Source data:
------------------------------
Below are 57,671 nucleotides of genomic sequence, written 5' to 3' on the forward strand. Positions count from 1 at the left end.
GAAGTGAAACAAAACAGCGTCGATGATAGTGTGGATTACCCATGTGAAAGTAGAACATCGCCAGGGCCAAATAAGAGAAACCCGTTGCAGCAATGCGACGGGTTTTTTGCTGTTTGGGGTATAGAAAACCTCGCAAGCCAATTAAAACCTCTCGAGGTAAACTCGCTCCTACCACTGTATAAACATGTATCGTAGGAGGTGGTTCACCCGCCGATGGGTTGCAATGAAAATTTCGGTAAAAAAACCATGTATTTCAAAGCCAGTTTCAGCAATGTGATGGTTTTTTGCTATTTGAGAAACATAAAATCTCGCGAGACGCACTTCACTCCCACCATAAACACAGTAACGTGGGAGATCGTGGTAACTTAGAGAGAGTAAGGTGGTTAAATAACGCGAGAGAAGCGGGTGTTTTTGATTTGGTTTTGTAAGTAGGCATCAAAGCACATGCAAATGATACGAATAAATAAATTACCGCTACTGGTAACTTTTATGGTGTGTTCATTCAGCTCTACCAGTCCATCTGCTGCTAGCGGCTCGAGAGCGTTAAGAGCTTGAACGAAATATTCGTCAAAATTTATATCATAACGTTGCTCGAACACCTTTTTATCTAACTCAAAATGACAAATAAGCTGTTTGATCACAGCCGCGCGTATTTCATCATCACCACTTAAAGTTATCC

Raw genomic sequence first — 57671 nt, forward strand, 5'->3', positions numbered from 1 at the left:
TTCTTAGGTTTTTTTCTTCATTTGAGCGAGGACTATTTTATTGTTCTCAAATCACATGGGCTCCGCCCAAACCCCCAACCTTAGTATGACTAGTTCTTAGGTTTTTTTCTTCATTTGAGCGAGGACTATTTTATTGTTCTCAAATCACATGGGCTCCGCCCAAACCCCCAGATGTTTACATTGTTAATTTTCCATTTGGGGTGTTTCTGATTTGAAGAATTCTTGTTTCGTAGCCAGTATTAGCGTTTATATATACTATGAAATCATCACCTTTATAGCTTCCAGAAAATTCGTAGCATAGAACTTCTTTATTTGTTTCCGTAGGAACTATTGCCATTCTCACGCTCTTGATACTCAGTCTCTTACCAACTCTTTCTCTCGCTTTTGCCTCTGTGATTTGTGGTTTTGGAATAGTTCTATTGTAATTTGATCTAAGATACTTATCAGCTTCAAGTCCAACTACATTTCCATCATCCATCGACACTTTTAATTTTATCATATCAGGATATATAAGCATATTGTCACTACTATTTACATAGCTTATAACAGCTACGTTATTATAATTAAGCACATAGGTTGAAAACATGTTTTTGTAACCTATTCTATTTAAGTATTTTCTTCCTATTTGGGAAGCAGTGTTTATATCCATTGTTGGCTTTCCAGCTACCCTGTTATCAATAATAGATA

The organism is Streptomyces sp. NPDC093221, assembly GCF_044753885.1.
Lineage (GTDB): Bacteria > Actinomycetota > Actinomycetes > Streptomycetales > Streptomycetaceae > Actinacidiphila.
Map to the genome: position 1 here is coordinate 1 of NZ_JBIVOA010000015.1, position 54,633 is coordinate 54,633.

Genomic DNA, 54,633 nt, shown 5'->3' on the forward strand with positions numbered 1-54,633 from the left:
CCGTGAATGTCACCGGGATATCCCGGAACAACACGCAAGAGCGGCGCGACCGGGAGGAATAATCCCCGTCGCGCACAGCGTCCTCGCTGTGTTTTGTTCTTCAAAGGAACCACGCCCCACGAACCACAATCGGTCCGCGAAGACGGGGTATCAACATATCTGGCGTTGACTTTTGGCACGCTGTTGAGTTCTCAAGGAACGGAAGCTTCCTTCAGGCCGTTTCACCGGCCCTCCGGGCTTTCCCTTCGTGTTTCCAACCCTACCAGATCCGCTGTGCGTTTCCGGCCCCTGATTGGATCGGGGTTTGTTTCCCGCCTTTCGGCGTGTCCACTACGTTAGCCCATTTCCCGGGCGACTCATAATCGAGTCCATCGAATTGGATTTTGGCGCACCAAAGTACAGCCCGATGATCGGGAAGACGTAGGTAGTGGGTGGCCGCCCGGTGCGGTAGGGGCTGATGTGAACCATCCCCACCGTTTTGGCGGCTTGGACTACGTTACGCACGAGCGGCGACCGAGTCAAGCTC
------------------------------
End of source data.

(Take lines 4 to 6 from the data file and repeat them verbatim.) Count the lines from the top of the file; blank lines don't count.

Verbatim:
TTCTTAGGTTTTTTTCTTCATTTGAGCGAGGACTATTTTATTGTTCTCAAATCACATGGGCTCCGCCCAAACCCCCAACCTTAGTATGACTAGTTCTTAGGTTTTTTTCTTCATTTGAGCGAGGACTATTTTATTGTTCTCAAATCACATGGGCTCCGCCCAAACCCCCAGATGTTTACATTGTTAATTTTCCATTTGGGGTGTTTCTGATTTGAAGAATTCTTGTTTCGTAGCCAGTATTAGCGTTTATATATACTATGAAATCATCACCTTTATAGCTTCCAGAAAATTCGTAGCATAGAACTTCTTTATTTGTTTCCGTAGGAACTATTGCCATTCTCACGCTCTTGATACTCAGTCTCTTACCAACTCTTTCTCTCGCTTTTGCCTCTGTGATTTGTGGTTTTGGAATAGTTCTATTGTAATTTGATCTAAGATACTTATCAGCTTCAAGTCCAACTACATTTCCATCATCCATCGACACTTTTAATTTTATCATATCAGGATATATAAGCATATTGTCACTACTATTTACATAGCTTATAACAGCTACGTTATTATAATTAAGCACATAGGTTGAAAACATGTTTTTGTAACCTATTCTATTTAAGTATTTTCTTCCTATTTGGGAAGCAGTGTTTATATCCATTGTTGGCTTTCCAGCTACCCTGTTATCAATAATAGATA

The organism is Streptomyces sp. NPDC093221, assembly GCF_044753885.1.
Lineage (GTDB): Bacteria > Actinomycetota > Actinomycetes > Streptomycetales > Streptomycetaceae > Actinacidiphila.